• 2/20: Novice Neopets players earn Neopoints by playing the flash games. Intermediate Neopets players earn Neopoints by playing the “stock market”. Expert Neopets players earn Neopoints by finding and exploiting inefficiencies in the actual in-game economy. In short, Neopets is a parable for the real world.
  • 4/23: I watch my first and only live quizbowl contest, which miraculously ends up being a nail-biter that’s decided by the last bonus. I’m told this is not usual.
  • 6/20: As an intern event we do an escape room, and while leaving I bump into three pizens, which really drives home something about how small the world is. Maybe it’s not so surprising if you restrict to the puzzle-loving subpopulation or something.
  • 7/25: Somebody finds my resume “using a boolean search on Google” (direct quote). This just means a search that uses a boolean operator, in case you were wondering.
  • 9/14?: My Dell XPS 13 arrives. It takes a few days for me to navigate the maze of twisty little BIOS settings to get it to dual boot the way I want it to, but I get it done and dub the laptop akriloth.
  • 9/22: I get an email in simplified Chinese which I think roughly asks whether I can be hired to do web penetration. Payment is negotiable and will be paid in Bitcoin.
  • 9/23: I do a Codeforces round with a bunch of people on my hall for old times’ sake. Six minutes after the contest end, a rando PMs me, “Why are you still participating in codeforces? :)”
  • 10/26: While preparing a presentation for 6.UAT on the oddities of color representation in colors and wondering whether it was realistic to encounter the problem of blurring a red-green boundary, I realize one of my wallpapers had a sharp red-green boundary. (It’s Grovyle!)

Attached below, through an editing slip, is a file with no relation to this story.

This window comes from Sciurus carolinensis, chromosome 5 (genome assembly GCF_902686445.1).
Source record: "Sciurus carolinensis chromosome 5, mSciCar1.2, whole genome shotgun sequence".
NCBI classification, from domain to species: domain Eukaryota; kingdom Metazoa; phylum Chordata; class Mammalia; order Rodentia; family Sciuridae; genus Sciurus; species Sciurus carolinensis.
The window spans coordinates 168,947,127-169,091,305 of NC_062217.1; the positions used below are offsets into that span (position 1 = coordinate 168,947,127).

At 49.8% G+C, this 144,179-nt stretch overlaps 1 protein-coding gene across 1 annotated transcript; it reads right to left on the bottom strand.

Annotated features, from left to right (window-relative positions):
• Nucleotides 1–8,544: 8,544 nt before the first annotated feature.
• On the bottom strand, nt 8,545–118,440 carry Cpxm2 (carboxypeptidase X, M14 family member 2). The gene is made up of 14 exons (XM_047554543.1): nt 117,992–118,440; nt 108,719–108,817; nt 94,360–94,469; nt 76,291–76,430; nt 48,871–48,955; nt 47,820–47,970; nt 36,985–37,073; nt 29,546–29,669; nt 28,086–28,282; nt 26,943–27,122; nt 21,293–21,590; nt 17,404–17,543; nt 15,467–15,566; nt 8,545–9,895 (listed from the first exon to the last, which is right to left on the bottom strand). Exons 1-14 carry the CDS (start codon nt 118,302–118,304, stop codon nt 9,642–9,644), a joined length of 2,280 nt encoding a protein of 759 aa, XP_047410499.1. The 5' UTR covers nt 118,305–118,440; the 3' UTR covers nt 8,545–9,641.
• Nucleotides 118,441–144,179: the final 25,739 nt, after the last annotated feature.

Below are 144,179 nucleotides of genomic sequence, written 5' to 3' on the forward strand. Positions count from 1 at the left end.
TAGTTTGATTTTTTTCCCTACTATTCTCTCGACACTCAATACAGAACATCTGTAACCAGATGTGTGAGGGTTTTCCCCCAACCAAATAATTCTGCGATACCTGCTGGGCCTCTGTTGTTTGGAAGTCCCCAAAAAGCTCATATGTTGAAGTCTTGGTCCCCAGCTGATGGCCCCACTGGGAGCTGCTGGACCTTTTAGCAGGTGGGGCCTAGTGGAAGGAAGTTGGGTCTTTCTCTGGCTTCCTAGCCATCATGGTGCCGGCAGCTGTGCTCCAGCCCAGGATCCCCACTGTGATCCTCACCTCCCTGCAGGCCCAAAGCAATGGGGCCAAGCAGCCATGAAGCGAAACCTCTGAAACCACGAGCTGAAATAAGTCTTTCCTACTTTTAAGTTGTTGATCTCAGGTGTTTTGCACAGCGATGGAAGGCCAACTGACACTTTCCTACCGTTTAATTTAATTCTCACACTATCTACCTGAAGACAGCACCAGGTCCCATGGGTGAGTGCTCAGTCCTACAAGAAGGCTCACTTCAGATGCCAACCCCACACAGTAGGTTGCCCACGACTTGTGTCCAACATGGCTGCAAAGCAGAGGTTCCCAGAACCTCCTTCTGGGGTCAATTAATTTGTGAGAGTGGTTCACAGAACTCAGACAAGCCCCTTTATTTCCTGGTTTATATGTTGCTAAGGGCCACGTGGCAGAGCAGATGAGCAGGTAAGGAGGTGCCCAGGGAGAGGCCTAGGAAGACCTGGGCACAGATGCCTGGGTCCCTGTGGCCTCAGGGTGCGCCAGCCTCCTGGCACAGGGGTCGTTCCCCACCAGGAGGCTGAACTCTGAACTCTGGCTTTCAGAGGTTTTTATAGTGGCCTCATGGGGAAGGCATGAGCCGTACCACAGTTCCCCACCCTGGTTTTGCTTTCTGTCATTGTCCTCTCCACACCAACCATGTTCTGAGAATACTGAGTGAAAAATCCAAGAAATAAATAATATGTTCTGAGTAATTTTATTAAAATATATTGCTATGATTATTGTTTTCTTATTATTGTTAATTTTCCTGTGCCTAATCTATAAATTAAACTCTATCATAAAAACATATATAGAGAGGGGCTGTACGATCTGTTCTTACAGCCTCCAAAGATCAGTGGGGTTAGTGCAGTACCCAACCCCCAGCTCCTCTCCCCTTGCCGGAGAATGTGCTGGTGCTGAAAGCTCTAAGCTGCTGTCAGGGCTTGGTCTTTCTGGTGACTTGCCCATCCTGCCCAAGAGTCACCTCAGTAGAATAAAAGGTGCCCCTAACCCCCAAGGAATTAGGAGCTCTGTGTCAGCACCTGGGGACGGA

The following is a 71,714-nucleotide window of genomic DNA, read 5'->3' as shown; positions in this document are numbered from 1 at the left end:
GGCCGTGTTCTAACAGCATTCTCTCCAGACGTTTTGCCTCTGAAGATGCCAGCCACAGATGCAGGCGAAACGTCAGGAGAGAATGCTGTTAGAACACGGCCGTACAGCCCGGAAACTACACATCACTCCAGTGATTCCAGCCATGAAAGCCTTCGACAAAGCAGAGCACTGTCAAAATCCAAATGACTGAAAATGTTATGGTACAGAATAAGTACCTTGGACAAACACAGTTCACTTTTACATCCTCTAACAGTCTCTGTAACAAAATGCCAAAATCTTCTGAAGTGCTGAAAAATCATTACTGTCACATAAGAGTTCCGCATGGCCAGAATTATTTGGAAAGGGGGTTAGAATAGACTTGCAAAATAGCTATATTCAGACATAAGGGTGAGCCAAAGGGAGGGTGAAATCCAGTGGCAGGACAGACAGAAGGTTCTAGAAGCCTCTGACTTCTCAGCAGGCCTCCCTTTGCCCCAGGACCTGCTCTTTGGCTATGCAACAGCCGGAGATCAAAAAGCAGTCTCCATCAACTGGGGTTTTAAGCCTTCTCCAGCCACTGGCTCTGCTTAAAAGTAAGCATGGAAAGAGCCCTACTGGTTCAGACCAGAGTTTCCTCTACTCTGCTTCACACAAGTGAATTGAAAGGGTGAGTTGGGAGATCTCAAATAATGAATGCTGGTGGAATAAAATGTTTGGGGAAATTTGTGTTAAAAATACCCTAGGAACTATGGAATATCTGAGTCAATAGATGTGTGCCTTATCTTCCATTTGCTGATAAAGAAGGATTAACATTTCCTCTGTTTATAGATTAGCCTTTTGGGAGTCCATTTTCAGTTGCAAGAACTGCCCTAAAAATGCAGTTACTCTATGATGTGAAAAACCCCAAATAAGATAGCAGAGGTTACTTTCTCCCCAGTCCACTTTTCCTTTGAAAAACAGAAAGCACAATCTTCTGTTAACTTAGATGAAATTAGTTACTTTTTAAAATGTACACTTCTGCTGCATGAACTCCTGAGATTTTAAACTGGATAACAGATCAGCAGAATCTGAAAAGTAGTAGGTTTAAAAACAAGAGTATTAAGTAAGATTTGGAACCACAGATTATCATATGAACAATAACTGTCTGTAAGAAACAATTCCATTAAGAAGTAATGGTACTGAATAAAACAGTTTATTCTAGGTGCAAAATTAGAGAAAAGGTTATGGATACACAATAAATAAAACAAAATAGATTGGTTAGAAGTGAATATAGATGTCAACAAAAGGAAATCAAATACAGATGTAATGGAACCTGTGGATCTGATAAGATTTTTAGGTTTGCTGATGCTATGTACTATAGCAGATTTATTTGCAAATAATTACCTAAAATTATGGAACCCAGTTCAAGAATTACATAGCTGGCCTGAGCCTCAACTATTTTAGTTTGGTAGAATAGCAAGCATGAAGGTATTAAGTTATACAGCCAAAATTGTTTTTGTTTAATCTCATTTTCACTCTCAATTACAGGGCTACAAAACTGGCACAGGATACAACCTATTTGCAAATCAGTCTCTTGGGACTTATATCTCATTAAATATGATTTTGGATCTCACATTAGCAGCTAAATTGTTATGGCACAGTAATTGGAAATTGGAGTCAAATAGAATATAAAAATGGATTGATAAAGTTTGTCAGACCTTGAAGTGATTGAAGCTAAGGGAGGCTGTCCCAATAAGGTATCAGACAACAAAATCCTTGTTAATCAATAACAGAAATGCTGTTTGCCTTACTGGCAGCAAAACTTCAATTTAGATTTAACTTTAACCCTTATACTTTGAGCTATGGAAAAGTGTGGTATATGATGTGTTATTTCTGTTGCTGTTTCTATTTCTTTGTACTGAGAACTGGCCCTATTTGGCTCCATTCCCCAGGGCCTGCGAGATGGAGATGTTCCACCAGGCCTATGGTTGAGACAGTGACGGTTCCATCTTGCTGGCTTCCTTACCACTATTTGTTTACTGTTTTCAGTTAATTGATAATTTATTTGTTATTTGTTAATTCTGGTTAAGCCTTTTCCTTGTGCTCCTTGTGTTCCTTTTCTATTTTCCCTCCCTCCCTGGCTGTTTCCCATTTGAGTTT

• 12/10: I eat an Impossible Burger and am pretty satisfied.

I have no idea what’s happening in 2019, but. See you then!

  1. The flip side is that we were very amused when the British trivia was punctuated by things like the U.S. Bill of Rights listed in reverse order from the Fourth Amendment, especially when such trivia stumped both teams.

  2. I think the testimonials are slightly exaggerated as there are definitely still flexbox details I have to look up, but having not touched flexbox for a few months, I can still instinctively imagine and refer to an imaginary red crossbow and blue alignment lasers to name the basic properties. Also, the sequel for CSS grid actually costs more than two hundred dollars. Wow.

  3. One really interesting fact not mentioned in the post, which I wanted to include but could not end up describing in a way that passed editorial scrutiny, was that the problem of finding the narrowest possible drawing satisfying the aesthetic criteria is NP-complete (Supowit and Reingold, 1983)! This is extra-strong motivation to come up with a “good-enough” algorithm instead of something that’s optimal.